Generative techniques like Stable Diffusion have been out for a while and are starting to make their way into the field of remote sensing. I thought I’d give these models a try and see what the hype was all about. From my very brief experiments, I can say two things: one, I’m not entirely sold on the utility of generative models for real world applications; two, these models make interesting and abstract art that resembles remote sensing imagery. Until these models and their supporting ecosystem develop further to allow practical application development, I’ll simply spend my time toying with these models to generate interesting art pieces.
Interestingly, pretrained Stable Diffusion (SD) models have a built in understanding of satellite imagery. These models are pretrained on LAION-5B, which includes both captioned arial and satellite imagery. I asked baseline SD1.5 and SDXL models to create “satellite images of mountains,” and this is what they produced:
Not too bad for models with no finetuning. I found SD1.5 to be fairly opinionated and reliant on it’s original training images when generating satellite images. SD1.5 tends to apply perspectives and features of normal mountain photography onto images that have the vantage point of a satellite. This makes for fairly unnatural looking images. SDXL, on the other hand, has the advantage of being a bigger model and appears to have a better base knowledge of what a satellite image should look like. XL doesn’t force as much stylization or awkward perspectives as 1.5.
I wanted to see if finetuning these models on a remote sensing dataset would yield anything different or, hopefully, better. I took a similar approach as this article and used part of the AID dataset to finetune on a single class: satellite images of mountains. I stuck to LoRA finetuning since I only have a plebe graphics card with limited memory. This, however, is where LoRAs shine and allow people with consumer hardware to dive into the world of generative models.
The constrained influence of trained LoRA weights was, intriguingly, different for SD1.5 and SDXL. 1.5 no longer suffered from strange perspectives and was largely able to stick to a top-down view of mountain ranges. Some of the high contrast and bright colors, however, still remain.
The XL model was much more receptive to the finetuning dataset. While the output is not necessarily artistic, it does better represent the distribution of the AID images. In other words, the mountain images generated by SDXL look like they could have come from the AID dataset.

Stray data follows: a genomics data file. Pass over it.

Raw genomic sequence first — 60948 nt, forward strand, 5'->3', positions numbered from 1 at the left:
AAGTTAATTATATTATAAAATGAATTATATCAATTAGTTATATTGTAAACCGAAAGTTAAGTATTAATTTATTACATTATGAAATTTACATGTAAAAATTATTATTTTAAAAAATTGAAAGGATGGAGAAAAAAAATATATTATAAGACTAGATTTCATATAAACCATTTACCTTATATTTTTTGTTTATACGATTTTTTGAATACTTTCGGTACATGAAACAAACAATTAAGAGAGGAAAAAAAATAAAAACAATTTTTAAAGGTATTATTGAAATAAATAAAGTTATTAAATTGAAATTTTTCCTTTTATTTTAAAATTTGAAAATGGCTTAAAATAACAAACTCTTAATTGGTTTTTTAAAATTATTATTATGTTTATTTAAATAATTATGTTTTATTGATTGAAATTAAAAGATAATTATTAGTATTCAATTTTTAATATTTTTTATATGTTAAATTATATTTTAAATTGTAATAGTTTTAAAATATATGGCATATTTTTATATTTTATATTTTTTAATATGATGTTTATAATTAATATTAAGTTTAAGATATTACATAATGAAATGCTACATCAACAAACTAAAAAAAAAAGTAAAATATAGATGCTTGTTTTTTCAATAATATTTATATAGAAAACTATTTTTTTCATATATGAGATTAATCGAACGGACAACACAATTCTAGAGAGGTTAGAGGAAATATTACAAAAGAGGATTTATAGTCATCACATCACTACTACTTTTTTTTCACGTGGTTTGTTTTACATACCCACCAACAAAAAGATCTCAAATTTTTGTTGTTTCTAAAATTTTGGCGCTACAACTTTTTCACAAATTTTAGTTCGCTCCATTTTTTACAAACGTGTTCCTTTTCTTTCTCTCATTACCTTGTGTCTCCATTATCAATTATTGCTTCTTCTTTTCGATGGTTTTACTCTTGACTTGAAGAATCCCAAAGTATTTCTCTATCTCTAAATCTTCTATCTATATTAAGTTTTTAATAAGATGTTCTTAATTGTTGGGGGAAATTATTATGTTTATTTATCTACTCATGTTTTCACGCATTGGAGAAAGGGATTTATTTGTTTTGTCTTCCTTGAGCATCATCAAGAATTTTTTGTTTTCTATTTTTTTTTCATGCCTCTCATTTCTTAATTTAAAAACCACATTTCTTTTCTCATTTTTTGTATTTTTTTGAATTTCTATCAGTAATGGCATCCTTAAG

I didn’t do a whole lot of hyperparameter tuning. It may very well be the case that the difference I saw in 1.5 and XL was due to differences in model and training hyperparameters. I’m also curious about how fully retraining either model on the complete AID dataset would compare to the examples I’ve posted here. Perhaps a follow up post is warranted.
In the meantime, I’ll wrap up with a thought that stuck with me during this whole process: is there an actual use case for generative models in remote sensing? One thing that is immediately clear to me is that there is still a significant barrier to achieving reliable outputs that would serve a meaningful purpose in production environments. Synthetic data is only as good as the training data used to create the generator model. A LOT of data is needed to get really good results. I would argue that high quality labeled data is better used for training a non-generative model for a specific task or application. Even though the outputs of SD variants can be impressive and realistic, I still don’t see what this generated imagery would be really used for remote sensing applications. What am I going to do or make with more images of roads or stadiums?
I’m confident these models will get better in the future and I may even be proven wrong that more images of roads are, in fact, better for training down-stream models. In the meantime, the effort used to train and customize these models is probably better used on curating high quality datasets for much smaller models aimed at reliably tackling a specific task. Until the generative landscape makes another tectonic shift, I’ll be using these models for what they do best: making art.
I’ve created a repository with an example implementation of finetuning SD1.5 with LoRA. I rely heavily on Huggingface’s finetuning template and have modified the script to work with my RTX3060. The Dockerfile and Makefile should allow you to quickly get started with finetuning the model if you have the same card and the same CUDA drivers as those defined in the Dockerfile. The only other prerequisite is downloading the AID dataset and creating a custom jsonl file to point to the images and define the training captions.